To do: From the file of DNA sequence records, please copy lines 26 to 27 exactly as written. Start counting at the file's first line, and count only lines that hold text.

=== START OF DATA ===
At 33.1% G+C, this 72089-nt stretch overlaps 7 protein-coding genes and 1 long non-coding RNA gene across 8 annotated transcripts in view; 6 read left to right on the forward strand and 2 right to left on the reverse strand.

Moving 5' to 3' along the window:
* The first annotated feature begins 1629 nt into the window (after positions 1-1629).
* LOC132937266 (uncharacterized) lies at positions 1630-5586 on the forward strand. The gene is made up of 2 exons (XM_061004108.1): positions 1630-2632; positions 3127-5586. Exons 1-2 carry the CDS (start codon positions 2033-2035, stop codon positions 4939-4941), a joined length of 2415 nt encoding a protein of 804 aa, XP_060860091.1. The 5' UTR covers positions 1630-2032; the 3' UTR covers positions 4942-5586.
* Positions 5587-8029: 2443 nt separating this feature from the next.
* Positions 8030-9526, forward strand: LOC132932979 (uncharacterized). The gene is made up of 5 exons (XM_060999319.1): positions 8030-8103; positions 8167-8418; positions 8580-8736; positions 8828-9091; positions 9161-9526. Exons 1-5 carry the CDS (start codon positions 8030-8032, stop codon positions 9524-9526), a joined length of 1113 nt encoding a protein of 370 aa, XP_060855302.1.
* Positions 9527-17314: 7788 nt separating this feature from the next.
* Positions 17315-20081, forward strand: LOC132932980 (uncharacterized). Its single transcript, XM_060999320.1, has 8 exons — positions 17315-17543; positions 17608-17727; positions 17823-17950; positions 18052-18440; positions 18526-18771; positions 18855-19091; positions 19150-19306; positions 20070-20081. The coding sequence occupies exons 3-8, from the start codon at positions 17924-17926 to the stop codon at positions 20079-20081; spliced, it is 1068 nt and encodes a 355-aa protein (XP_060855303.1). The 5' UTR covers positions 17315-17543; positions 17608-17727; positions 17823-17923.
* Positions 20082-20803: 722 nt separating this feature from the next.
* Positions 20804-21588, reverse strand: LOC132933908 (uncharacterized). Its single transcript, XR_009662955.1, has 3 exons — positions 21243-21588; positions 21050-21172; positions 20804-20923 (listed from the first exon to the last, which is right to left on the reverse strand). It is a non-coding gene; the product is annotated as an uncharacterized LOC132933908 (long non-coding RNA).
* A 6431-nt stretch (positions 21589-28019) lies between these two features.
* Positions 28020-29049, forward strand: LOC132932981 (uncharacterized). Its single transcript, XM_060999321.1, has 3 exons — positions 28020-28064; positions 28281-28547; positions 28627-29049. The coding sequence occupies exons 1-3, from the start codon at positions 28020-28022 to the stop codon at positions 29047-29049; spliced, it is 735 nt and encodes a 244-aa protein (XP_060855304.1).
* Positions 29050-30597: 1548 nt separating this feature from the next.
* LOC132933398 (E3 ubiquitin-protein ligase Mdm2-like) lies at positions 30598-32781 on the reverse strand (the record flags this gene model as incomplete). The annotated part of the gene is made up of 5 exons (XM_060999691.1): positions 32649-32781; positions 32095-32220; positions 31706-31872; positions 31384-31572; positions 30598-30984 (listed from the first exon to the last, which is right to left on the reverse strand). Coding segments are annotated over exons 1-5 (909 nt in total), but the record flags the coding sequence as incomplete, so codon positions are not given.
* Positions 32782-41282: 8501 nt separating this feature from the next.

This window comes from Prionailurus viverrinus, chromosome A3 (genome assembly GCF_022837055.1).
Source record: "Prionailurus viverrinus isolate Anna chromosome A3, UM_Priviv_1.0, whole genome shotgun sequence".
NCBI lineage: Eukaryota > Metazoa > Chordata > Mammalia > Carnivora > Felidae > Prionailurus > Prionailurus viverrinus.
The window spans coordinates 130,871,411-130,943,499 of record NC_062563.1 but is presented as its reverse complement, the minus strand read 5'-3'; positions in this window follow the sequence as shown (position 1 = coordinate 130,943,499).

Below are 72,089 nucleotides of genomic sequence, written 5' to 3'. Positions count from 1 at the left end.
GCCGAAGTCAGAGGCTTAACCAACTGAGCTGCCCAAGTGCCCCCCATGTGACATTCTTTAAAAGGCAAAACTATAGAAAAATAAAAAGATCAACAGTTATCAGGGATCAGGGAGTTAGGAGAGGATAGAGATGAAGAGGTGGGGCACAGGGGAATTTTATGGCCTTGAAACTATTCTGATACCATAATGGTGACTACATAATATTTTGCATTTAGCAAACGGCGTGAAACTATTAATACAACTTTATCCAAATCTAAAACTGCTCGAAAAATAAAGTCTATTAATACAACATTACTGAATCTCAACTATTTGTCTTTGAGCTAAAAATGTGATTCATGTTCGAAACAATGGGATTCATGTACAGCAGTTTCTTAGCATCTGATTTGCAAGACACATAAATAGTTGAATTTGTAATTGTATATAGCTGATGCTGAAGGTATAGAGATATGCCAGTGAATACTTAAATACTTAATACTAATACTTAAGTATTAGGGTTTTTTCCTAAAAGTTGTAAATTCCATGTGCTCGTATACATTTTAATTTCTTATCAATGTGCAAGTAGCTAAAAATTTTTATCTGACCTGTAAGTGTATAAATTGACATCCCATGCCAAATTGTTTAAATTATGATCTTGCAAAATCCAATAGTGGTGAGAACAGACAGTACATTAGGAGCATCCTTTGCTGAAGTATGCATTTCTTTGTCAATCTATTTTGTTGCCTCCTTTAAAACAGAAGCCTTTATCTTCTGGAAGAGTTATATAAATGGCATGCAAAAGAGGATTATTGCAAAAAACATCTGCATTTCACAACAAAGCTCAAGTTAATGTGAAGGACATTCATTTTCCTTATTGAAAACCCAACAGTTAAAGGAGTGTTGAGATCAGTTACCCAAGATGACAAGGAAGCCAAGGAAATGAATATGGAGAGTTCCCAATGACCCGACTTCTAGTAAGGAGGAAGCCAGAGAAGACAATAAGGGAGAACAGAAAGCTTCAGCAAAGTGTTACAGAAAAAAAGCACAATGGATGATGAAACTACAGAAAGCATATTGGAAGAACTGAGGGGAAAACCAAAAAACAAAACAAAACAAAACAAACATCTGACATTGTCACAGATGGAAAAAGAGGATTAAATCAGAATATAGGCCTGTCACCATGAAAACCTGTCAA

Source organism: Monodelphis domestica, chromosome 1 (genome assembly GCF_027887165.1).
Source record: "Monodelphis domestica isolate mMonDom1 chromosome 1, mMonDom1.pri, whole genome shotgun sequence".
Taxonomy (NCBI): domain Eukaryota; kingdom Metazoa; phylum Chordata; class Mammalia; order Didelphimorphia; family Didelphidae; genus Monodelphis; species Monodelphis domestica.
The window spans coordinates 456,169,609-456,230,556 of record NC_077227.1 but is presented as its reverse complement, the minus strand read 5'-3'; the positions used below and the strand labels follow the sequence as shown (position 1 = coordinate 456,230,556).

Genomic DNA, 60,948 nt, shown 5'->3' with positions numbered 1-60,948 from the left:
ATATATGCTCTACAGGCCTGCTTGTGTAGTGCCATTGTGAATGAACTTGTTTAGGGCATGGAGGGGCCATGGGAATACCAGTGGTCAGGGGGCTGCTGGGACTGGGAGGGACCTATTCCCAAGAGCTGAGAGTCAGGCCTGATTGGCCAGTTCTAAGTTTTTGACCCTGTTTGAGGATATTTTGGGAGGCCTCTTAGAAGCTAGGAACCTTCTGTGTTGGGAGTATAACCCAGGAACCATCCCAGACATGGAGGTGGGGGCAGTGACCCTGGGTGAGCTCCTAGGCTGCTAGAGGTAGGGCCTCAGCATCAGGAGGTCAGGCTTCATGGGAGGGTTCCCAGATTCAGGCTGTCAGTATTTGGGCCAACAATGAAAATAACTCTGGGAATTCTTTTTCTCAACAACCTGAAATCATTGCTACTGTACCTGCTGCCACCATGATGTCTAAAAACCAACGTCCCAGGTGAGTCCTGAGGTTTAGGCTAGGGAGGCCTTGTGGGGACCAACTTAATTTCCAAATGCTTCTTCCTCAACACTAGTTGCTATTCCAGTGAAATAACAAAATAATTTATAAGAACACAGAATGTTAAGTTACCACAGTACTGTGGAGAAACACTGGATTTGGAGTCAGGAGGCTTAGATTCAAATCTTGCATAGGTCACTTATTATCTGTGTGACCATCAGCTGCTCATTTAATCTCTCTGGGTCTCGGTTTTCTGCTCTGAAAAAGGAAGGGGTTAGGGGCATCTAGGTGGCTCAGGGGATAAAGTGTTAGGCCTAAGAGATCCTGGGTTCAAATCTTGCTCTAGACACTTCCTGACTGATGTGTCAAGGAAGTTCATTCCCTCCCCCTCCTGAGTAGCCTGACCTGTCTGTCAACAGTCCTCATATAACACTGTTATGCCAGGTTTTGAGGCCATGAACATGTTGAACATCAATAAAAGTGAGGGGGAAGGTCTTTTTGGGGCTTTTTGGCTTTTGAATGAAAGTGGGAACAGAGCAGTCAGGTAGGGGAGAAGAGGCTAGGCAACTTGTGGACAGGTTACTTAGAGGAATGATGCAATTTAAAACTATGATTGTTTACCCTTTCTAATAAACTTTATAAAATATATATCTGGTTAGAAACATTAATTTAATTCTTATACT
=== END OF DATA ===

Genomic DNA, 60,948 nt, shown 5'->3' with positions numbered 1-60,948 from the left:
ATATATGCTCTACAGGCCTGCTTGTGTAGTGCCATTGTGAATGAACTTGTTTAGGGCATGGAGGGGCCATGGGAATACCAGTGGTCAGGGGGCTGCTGGGACTGGGAGGGACCTATTCCCAAGAGCTGAGAGTCAGGCCTGATTGGCCAGTTCTAAGTTTTTGACCCTGTTTGAGGATATTTTGGGAGGCCTCTTAGAAGCTAGGAACCTTCTGTGTTGGGAGTATAACCCAGGAACCATCCCAGACATGGAGGTGGGGGCAGTGACCCTGGGTGAGCTCCTAGGCTGCTAGAGGTAGGGCCTCAGCATCAGGAGGTCAGGCTTCATGGGAGGGTTCCCAGATTCAGGCTGTCAGTATTTGGGCCAACAATGAAAATAACTCTGGGAATTCTTTTTCTCAACAACCTGAAATCATTGCTACTGTACCTGCTGCCACCATGATGTCTAAAAACCAACGTCCCAGGTGAGTCCTGAGGTTTAGGCTAGGGAGGCCTTGTGGGGACCAACTTAATTTCCAAATGCTTCTTCCTCAACACTAGTTGCTATTCCAGTGAAATAACAAAATAATTTATAAGAACACAGAATGTTAAGTTACCACAGTACTGTGGAGAAACACTGGATTTGGAGTCAGGAGGCTTAGATTCAAATCTTGCATAGGTCACTTATTATCTGTGTGACCATCAGCTGCTCATTTAATCTCTCTGGGTCTCGGTTTTCTGCTCTGAAAAAGGAAGGGGTTAGGGGCATCTAGGTGGCTCAGGGGATAAAGTGTTAGGCCTAAGAGATCCTGGGTTCAAATCTTGCTCTAGACACTTCCTGACTGATGTGTCAAGGAAGTTCATTCCCTCCCCCTCCTGAGTAGCCTGACCTGTCTGTCAACAGTCCTCATATAACACTGTTATGCCAGGTTTTGAGGCCATGAACATGTTGAACATCAATAAAAGTGAGGGGGAAGGTCTTTTTGGGGCTTTTTGGCTTTTGAATGAAAGTGGGAACAGAGCAGTCAGGTAGGGGAGAAGAGGCTAGGCAACTTGTGGACAGGTTACTTAGAGGAATGATGCAATTTAAAACTATGATTGTTTACCCTTTCTAATAAACTTTATAAAATATATATCTGGTTAGAAACATTAATTTAATTCTTATACT